A handle on the appropriate control is obtained using the ControlOrNull() method. Its value is then set using an appropriate method. In the SimpleDlg example the data is set via a call to CEikEdwin::SetTextL() , passing in a value read from the application resource file.

If necessary, you can override another method, PostLayoutDynInitL() , in order to change the layout and sizes of a dialog's controls, or if you wish to start a timer just before the dialog is displayed.

Constructing and Executing a Dialog

A RunDlgLD() method encapsulates construction and execution of a dialog. Writing one allows you to construct and execute the dialog, and also determine how it is closed via its return value, in a single step. Alternatively, the functionality encapsulated in that method can be separated out by making a call to the first-phase constructor followed by a call to ExecuteLD() .

In SimpleDlg , CSimpleDlgAppUi::RunDlgLD() is called from the AppUi, when a new game command ( ESimpleDlgCmdNewGame ) is received.

 void CSimpleDlgAppUi::HandleCommandL(TInt aCommand)    {    switch (aCommand)       {       case ESimpleDlgCmdNewGame:          {          if (CSimpleDlgPlayerNameDialog::RunDlgLD(iPlayerName))             {             StartNewGameL();             }          break;          }       ... 

As the player name dialog is waiting and modal, ExecuteLD() , and therefore RunDlgLD() , will delete the dialog on return ”in other words, when the dialog has been dismissed. The dialog can be instantiated and held as a local variable.

Determining how a dialog was closed is done by checking the return value of ExecuteLD() , or RunDlgLD() if this has been implemented. A return value of EFalse indicates that Cancel, Back or No was pressed to dismiss the dialog; ETRue is returned otherwise ”for example, by the user selecting Ok or Accept .

Series 60 has a "dialog shutter," which it uses to shut all open dialogs when it terminates an application. All dialogs must respond to an escape key by dismissing themselves ”the dialog shutter sends up to 50 escape key events ( EEikBidCancel or EKeyEscape ) to the application to ensure that all dialogs specifying the EEikDialogNotifyEsc flag are dismissed.

The SimpleDlg example shows how to create a simple dialog in an application. In practice, the particular dialog constructed here would be better implemented using a data query (see the Queries section later in this chapter), but it serves to illustrate the basic concepts involved in using dialogs. In the remainder of this chapter, you will learn about the specialized dialog classes provided by Series 60 to meet common needs. Where possible, you should use these classes in preference to creating your dialog from scratch.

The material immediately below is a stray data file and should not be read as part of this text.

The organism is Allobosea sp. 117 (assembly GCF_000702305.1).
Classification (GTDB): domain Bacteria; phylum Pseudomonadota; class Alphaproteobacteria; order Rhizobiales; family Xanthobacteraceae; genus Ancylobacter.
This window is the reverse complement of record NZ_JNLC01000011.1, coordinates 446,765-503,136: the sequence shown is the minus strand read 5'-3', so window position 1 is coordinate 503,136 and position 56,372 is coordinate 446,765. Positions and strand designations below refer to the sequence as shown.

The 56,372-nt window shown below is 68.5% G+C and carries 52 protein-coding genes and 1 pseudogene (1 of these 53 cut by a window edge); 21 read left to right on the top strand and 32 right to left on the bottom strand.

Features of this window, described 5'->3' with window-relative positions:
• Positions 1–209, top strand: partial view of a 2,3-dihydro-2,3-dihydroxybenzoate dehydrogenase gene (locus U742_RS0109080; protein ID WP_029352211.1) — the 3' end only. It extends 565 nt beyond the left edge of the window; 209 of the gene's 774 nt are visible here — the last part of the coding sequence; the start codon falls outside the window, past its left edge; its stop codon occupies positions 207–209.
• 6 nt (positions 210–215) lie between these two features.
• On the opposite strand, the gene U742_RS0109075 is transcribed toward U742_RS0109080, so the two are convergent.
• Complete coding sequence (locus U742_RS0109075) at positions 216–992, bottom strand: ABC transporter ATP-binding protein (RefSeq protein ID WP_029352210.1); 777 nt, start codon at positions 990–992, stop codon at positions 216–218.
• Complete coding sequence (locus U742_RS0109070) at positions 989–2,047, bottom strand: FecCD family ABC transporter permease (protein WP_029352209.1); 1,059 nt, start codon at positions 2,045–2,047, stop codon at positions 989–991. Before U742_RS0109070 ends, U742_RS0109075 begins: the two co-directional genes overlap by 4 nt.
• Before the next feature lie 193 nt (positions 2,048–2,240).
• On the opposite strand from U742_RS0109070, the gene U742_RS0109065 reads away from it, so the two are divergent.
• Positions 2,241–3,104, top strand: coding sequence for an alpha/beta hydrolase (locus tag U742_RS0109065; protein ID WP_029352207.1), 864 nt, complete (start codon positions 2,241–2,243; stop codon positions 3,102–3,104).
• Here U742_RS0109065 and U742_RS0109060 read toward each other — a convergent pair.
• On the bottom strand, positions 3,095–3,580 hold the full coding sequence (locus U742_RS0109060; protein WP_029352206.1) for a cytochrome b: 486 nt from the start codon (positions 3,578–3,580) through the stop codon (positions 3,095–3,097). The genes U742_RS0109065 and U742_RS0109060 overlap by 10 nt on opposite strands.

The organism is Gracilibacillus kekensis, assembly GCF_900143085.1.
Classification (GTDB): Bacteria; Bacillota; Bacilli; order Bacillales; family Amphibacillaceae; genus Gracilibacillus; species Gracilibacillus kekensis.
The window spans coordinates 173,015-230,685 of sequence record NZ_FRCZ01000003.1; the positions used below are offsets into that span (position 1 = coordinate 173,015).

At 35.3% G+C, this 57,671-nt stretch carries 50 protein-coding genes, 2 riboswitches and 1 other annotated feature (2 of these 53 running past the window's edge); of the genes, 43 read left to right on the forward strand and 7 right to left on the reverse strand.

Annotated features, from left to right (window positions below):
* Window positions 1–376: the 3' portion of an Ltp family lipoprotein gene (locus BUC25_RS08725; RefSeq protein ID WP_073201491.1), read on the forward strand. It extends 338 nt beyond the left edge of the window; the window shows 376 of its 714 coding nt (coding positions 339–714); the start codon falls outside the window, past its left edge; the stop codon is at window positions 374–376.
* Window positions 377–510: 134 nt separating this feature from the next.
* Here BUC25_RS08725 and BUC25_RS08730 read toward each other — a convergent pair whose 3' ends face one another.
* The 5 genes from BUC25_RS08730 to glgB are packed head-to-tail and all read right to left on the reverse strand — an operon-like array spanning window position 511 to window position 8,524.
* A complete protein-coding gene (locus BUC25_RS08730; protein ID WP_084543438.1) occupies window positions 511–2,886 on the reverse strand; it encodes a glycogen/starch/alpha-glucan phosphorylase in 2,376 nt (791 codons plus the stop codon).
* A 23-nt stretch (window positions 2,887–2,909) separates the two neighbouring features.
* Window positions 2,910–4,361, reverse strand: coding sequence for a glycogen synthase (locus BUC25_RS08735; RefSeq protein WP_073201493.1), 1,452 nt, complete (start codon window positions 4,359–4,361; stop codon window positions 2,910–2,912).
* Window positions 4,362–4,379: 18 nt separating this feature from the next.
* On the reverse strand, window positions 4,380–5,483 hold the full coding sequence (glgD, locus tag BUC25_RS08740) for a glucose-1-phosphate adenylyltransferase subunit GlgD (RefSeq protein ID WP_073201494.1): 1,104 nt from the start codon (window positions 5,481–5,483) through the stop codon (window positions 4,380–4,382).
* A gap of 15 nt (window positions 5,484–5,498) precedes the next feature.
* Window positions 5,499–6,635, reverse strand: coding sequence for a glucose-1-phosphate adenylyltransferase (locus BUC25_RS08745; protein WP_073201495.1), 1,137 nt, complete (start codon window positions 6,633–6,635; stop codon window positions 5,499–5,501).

Multipage Dialogs

A dialog can be split into logical sections by using a multipage dialog . This allows the presentation of a dialog in an organized manner, with labeled tabs displayed in the navigation pane to clearly indicate the purpose of each page to the user. An example is shown in Figure 6-3. The navigation pane is explained further in Chapter 5.

Figure 6-3. A multipage dialog.

The framework provides the tabs and handles them automatically ”you just need to specify a pages field instead of an items field in your DIALOG resource. You also need to make sure that the dialog fills the entire application client rectangle by specifying the EEikDialog-FlagFillAppClientRect flag. Other-wise, the tabs will appear but will be dimmed. An example resource definition for a multipage dialog is shown below:

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RESOURCE DIALOG r_myapp_player_dialog { flags = EEikDialogFlagNoDrag EEikDialogFlagCbaButtons EEikDialogFlagFillAppClientRect EEikDialogFlagWait; buttons = R_AVKON_SOFTKEYS_OPTIONS_BACK; pages = my_pages; }

The pages field of the resource is set to equal an ARRAY resource, my_pages . The array resource should also be defined in the resource file:

 RESOURCE ARRAY my_pages    {    items =       {       PAGE          {          text = "Name";          lines = my_name_lines;          },       PAGE          {          text = "Age";          lines = my_age_lines;          }       };    } 

The ARRAY has two PAGE resources, each page containing:

  • text, which will appear on the tab.

  • lines, which refers to an ARRAY of DLG_LINE resources.

 RESOURCE ARRAY my_name_lines    {    items =       {       DLG_LINE          {          id = EMyAppDlgCIdNameLabel;          type = EEikCtLabel;          control = LABEL             {             txt = "Enter your name:";             };          },          DLG_LINE          {          id = EMyAppDlgCIdNameEditor;          type = EEikCtEdwin;          control = EDWIN             {             avkon_flags = EAknEditorFlagNoEditIndicators;             maxlength = KMaxPlayerNameLength;             };          }       };    } ... 

Within the array, the dialog lines are almost the same as they would be in a single-page dialog. The exception is that editors should have turned off their edit indicator by setting their avkon_flags to EAknEditorFlagNoEditIndicators . If the edit indicators are not switched off, they will appear on top of the tab pane, thus obscuring it. The reason for this is that they have the highest priority on the navigation pane control stack. Chapters 5 and 8 provide further details on the navigation pane editor indicators.